In Indiana, unlike some other states, there are two higher courts, the Indiana Court of Appeals and the Supreme Court. Generally, litigants have an appeal as a matter of right from any losing (in whole or part) final order issued from an Indiana trial court. Appeals are made in written format and have very precise rules and requirements because of the vast amount of time and resources an appeal takes. Whether considering an appeal or retaining counsel, this blog sets forth mistakes that can dilute your appellate brief, cause dismissal, or even sanctions. The key takeaway is appeals need the time, attention and skill to avoid these mistakes; educate yourself.
The first major mistake on appeal is citing the wrong law or reference that has already been identified by the Court of Appeals. This is very difficult to avoid if you or your counsel are not familiar with appellate law practice and the evolution of decisional law. Using these materials in your brief reflects—at a minimum—not taking your appeal and challenges you make seriously. For instance, Indiana has evolved over time to a gender-neutral presumption for child custody, meaning neither parent is preferred for the original custody decision. However, direct references to the Maternal Preference Rule or Tender Years Doctrine still find their way into appellate arguments, only to be rejected by the Court of Appeals;1 this weakens the argument. Further, there are numerous respected legal authorities to cite to for legal and non-legal definitions to legal and public policy positions. Yet, appellants still cite to lay resources like Wikipedia, where the Indiana Court of Appeals has warned against using a source anyone can edit.2
The second and perhaps most common appellate error is failing to follow the appellate rules for the organization of a brief and proper pinpoint cites to the record and proper formatting of cases and statutes cited in a brief. While every brief has an occasion error, multiple mistakes and failures to comply with appellate rules may be so substantial as to impede the Court’s consideration of the issues and waive the errors alleged on appeal;3 this means that you do not get an appellate decision on the issue because you waive it. A significant mistake is making the facts of the case—the Court of Appeals needs to understand the issues in a neutral way favorable to the judgment—argumentative. The argument about why the trial court decided the case wrong is found and made in the argument section.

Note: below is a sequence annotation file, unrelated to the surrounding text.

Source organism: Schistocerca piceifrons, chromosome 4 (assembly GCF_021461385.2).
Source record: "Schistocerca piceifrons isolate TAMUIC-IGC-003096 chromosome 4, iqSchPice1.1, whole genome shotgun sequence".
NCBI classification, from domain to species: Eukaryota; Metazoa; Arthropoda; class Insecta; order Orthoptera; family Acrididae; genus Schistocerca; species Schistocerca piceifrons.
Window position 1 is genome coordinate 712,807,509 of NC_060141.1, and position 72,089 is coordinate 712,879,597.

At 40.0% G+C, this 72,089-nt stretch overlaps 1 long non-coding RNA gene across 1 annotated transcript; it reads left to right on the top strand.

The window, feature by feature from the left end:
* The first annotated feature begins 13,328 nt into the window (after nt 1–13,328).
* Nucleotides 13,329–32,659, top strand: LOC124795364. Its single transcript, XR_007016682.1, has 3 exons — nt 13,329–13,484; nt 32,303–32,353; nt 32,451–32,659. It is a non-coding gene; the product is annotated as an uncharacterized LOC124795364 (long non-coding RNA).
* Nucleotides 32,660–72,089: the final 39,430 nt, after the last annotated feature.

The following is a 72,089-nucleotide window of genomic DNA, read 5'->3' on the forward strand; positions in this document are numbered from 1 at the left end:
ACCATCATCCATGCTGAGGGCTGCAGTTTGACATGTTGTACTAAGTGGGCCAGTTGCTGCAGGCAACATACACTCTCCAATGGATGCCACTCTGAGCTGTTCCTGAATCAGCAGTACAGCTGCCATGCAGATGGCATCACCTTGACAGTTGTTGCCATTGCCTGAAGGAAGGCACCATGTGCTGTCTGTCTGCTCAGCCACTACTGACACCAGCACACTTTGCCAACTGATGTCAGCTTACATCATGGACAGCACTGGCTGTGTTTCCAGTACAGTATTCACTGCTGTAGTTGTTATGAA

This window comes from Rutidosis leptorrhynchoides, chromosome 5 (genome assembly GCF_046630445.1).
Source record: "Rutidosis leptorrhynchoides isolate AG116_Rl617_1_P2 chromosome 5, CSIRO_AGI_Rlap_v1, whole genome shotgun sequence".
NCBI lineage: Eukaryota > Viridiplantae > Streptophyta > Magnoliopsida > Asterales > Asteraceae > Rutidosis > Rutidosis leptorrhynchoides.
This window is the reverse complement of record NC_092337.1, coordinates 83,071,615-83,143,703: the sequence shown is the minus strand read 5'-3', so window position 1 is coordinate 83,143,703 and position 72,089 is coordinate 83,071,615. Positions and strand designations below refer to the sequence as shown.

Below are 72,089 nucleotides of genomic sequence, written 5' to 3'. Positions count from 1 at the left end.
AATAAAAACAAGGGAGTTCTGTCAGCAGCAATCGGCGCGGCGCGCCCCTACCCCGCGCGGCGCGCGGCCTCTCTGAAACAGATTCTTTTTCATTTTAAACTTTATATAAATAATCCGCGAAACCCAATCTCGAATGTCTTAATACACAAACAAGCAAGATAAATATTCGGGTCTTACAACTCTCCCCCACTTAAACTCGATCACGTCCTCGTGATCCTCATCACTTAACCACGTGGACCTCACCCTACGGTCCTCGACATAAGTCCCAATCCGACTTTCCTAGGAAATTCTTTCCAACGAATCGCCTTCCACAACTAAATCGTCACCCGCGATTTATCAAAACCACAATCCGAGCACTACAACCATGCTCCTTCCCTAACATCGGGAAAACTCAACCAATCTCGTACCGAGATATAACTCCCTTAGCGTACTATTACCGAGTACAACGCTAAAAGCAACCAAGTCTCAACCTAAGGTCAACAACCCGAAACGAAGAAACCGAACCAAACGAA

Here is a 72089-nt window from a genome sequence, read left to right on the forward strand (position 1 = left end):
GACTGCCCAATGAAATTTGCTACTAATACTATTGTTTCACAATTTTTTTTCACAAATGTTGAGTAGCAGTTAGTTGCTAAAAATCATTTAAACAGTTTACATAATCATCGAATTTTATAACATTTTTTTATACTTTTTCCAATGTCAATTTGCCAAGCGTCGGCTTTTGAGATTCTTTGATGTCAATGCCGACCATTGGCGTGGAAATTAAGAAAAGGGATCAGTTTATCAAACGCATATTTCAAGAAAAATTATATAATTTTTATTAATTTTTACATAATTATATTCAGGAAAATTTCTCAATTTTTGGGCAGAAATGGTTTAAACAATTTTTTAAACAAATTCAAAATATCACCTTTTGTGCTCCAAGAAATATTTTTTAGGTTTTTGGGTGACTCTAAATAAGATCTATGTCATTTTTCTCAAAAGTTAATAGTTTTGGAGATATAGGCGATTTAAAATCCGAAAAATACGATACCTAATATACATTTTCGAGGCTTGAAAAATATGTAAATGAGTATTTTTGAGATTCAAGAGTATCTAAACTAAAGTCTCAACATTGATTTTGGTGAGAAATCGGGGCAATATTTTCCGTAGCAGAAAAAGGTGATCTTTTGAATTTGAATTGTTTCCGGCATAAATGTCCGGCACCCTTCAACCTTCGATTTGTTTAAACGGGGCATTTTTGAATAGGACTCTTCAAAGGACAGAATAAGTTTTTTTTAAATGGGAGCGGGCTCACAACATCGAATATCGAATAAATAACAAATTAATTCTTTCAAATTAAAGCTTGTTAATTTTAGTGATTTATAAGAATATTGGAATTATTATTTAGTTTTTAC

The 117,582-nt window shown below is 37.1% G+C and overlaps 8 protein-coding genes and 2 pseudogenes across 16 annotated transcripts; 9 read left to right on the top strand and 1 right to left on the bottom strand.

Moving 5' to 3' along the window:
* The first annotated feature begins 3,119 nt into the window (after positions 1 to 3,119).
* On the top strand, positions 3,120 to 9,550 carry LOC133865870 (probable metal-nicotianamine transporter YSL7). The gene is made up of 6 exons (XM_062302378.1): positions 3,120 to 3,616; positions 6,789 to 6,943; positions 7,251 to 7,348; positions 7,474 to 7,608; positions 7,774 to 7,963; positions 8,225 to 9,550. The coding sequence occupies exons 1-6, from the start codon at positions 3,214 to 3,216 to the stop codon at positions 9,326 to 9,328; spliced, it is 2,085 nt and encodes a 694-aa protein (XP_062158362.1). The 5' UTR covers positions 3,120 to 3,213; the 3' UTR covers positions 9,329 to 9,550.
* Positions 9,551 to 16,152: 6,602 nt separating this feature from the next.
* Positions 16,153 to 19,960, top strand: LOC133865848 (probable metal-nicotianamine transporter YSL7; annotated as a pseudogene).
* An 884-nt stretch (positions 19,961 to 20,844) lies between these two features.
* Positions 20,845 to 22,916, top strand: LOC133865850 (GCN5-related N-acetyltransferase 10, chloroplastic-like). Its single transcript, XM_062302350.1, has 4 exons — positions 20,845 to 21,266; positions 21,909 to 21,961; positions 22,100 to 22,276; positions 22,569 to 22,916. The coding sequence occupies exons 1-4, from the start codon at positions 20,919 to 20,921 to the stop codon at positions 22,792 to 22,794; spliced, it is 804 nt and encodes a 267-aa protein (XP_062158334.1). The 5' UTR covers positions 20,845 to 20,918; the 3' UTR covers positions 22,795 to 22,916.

A third and often terminal mistake is made with not following technical mandates for appeals that may automatically cause waiver or dismissal. These are less common but more serious in most cases. The first is when an error of a trial court is predicated on failure or refusal to give a jury instruction; the instruction must be set out verbatim in the argument section of the brief with verbatim objections, if any.4 Equally, the failure to timely file an appeal forfeits the appeal. While certain criminal cases may cause the Court of Appeals to relax these rules in rare occasions because of the deprivation of a freedom interest, these failures are most often terminal to the appeal, meaning the trial court judgment or jury conviction stands.
Fourthly, in rare cases, an appeal is so deficient in cites, structure, and arguments that have no merit in law, that the Court of Appeals may entertain a litigant’s motion for bad faith. Because awards of appellate attorney fees have the potential for a chilling effect on the right to appeal, the Court of Appeals is very limited in granting this relief. However, if a party shows numerous procedural errors as it relates to cites and the appellate rules and/or that appellant’s contentions and arguments are utterly devoid of all plausibility, the Court of Appeals may award appellate fees.5
Appeals are an important protection for litigants, but consume a substantial amount of judicial resources and those of the parties. For this reason, appeals must generally be well considered, researched, written and follow the appellate rules and practice norms of the appellate bar. If your case is important enough to appeal, you need to make the best of an appeal and avoid these pitfalls. Ciyou & Dixon, P.C. attorneys handle appeals from all Indiana trial courts to the Indiana Court of Appeals. This blog post is written for general educational purposes only. It is not intended as legal advice or a solicitation for services. It is an advertisement.
- D.H. v. J.H., 418 N.E.2d 286 (Ind.Ct.App.1981).
- Hardin v. Hardin, 964 N.E.2d 247 (Ind.Ct.App.2012).
- Perry v. Anonymous Physician 1, 25 N.E.3d 103 (Ind.Ct.App.2014).
- Indiana Rule of Appellate Procedure 46(A)(8)(e).
- Thacker v. Wentzel, 797 N.E.2d 342(Ind.Ct.App.2002).